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KCBS Judge

thirdeye

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I've judged for 12 years at Rocky Mountain events, what would you like to know?
 

Torch&Tone

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I'm not a competition person - except maybe to show up and try some samples - but there are a few things I'm always curious about:
What have you been most surprised by, as a judge? Not individual entries (ok, maybe that, too) but more like how judging works versus how you thought it worked back when you started?
What would you guess is the breakdown on longtime familiar faces versus strangers/one-and-done's (versus... I don't know... once-every-few-years?)
Also, when you say "Rocky Mountain events," is that Rocky Mountain BBQ Association, specifically?
 

Central PA Cowboy

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I've judged for 12 years at Rocky Mountain events, what would you like to know?
Anything. Thoughts about it. What you like. What you don’t like. Obviously you like it if you’ve been doing it for 12 years. But I’m sure there are some negatives, like with anything.
 

smokin peachey

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Anything. Thoughts about it. What you like. What you don’t like. Obviously you like it if you’ve been doing it for 12 years. But I’m sure there are some negatives, like with anything.
How can you judge bbq with a mask on?
 

thirdeye

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I'm not a competition person - except maybe to show up and try some samples - but there are a few things I'm always curious about:
What have you been most surprised by, as a judge? Not individual entries (ok, maybe that, too) but more like how judging works versus how you thought it worked back when you started?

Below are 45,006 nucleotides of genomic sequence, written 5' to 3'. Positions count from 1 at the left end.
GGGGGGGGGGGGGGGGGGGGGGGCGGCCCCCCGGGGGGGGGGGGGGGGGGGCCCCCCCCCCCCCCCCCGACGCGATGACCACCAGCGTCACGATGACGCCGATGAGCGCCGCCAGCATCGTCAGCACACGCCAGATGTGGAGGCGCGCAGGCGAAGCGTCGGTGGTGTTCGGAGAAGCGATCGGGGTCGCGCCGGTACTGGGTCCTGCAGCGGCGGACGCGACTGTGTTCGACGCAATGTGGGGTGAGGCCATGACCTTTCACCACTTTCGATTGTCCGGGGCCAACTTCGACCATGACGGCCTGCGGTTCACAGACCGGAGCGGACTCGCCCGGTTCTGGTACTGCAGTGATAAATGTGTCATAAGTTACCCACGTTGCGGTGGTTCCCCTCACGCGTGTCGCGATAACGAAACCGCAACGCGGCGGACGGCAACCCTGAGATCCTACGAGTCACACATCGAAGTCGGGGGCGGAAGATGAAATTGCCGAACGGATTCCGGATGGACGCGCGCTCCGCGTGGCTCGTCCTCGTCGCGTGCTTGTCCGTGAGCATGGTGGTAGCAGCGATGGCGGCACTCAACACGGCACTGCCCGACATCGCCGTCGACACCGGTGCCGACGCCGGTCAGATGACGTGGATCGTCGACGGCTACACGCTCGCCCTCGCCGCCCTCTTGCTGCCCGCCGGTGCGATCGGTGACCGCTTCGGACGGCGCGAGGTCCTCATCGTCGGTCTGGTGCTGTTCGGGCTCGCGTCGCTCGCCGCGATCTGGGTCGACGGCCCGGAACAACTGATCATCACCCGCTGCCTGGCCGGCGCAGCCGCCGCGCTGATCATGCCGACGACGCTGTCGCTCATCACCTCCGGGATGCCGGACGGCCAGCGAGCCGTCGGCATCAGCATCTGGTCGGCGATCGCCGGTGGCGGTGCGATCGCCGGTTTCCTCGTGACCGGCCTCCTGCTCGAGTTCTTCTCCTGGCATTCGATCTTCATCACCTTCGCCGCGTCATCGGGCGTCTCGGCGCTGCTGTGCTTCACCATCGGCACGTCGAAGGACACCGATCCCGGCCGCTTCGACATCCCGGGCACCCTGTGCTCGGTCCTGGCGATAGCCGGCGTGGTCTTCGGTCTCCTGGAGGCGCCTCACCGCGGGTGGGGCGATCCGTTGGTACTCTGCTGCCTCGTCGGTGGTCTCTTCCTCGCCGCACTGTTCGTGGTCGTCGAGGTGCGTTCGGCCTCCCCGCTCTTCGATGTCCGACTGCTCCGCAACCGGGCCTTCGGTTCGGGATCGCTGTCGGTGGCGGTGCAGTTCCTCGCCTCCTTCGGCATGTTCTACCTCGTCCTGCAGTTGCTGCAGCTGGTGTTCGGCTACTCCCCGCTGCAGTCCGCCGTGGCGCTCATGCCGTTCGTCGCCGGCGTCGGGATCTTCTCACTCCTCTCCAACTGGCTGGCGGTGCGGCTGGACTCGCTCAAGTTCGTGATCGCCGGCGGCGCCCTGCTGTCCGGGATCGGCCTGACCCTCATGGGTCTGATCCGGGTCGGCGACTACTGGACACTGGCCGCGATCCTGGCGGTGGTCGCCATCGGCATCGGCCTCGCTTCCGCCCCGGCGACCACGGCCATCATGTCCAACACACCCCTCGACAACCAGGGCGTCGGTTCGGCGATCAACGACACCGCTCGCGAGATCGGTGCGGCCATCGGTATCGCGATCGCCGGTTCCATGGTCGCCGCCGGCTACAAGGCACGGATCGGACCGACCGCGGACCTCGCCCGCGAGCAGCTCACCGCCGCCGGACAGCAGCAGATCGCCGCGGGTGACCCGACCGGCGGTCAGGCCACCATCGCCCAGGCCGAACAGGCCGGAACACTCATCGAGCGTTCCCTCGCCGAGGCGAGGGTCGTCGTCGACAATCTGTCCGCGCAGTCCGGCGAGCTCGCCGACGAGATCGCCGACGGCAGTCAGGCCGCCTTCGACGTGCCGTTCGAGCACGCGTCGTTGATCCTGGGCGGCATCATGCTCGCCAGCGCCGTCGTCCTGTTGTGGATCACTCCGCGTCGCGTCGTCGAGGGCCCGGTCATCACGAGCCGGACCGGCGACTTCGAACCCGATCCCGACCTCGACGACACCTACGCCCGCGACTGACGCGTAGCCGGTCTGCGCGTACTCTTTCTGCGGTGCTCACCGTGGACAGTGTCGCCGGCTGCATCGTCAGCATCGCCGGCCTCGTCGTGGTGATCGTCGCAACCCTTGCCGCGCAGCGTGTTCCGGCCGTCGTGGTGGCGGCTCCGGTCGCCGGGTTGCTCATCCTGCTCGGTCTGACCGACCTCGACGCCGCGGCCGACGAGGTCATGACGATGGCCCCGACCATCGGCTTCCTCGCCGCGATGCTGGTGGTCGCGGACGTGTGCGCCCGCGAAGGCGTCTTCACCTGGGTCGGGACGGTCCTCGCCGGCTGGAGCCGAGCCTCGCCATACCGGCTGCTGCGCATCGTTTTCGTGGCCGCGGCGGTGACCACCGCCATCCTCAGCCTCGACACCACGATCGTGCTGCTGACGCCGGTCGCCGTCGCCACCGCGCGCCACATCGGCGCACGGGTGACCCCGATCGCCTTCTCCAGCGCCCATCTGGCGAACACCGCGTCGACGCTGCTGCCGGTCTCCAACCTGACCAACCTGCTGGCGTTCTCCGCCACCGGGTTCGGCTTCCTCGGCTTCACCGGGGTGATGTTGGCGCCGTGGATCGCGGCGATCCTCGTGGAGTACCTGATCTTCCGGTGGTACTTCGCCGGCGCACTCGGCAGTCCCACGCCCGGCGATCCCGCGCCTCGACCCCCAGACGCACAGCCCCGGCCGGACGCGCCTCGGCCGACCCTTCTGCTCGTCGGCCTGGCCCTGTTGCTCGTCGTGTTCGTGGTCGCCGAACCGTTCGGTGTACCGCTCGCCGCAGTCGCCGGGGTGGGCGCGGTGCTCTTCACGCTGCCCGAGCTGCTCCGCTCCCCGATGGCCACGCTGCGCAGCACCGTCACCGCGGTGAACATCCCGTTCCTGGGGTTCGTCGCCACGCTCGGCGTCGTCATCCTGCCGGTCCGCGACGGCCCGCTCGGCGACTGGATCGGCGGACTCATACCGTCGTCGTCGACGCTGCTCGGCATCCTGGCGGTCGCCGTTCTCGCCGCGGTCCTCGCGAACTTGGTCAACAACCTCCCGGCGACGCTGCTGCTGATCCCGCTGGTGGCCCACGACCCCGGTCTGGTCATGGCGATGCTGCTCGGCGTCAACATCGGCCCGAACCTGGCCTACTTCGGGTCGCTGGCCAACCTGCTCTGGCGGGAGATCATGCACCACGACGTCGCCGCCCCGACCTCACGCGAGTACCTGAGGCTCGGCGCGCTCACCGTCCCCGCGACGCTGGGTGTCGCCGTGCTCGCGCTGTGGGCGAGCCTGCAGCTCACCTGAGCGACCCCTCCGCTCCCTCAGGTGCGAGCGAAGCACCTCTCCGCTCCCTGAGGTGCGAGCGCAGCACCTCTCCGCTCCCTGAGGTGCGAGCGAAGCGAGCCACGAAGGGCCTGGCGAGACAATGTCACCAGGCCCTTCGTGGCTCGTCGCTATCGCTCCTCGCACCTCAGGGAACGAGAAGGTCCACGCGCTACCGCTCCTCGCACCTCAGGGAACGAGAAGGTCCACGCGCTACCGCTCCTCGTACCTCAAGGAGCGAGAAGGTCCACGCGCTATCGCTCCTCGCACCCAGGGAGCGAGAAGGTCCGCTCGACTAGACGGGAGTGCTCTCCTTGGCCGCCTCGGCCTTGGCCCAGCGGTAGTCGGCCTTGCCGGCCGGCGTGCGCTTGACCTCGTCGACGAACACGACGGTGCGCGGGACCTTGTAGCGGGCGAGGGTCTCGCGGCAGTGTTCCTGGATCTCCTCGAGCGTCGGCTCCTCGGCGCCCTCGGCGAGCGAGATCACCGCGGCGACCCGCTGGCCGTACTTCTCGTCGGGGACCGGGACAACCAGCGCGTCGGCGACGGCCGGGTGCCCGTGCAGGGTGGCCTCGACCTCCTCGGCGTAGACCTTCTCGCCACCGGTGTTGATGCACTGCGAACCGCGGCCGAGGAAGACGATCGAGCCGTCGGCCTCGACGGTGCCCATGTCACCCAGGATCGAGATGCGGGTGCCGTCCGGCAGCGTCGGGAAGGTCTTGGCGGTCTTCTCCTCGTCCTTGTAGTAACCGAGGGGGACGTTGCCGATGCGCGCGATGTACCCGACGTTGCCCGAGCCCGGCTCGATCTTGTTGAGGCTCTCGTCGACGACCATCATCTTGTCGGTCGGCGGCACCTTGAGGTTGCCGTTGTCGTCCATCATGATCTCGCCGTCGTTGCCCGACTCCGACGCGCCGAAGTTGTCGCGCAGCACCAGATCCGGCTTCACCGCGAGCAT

What would you guess is the breakdown on longtime familiar faces versus strangers/one-and-done's (versus... I don't know... once-every-few-years?)
Also, when you say "Rocky Mountain events," is that Rocky Mountain BBQ Association, specifically?
Anything. Thoughts about it. What you like. What you don’t like. Obviously you like it if you’ve been doing it for 12 years. But I’m sure there are some negatives, like with anything.
I'm a RMBBQA member, and they have events with specific point systems, and a Judge sign-up system that is excellent. But all the events are KCBS events.

For starters you take a 4 or 5 hour class where you learn all the various rules, and do taste testing. There are some ringers thrown in, like food that is over salted, or not the correct tenderness, or boxes with an illegal garnish, etc. but you get the jist of how contest day works for the 2 hour window of judging.

After 3 or 4 contests I took a one-day cooking class so I could understand what the cooks are doing behind the scenes and why.

During my time, there have been only minor judge changes, for example I was taught to start my score at 9 and reduce points for errors. Now, the preferred method is to start at a 6 and move up or down. Also, the comment cards for the cooks have changed by removing check boxes in the 'appearance' scoring in lieu of a judge explaining in their own words the score given. The cooks rules have had minor changes, the most notable was parting of a pork butt and that will change again in 2022.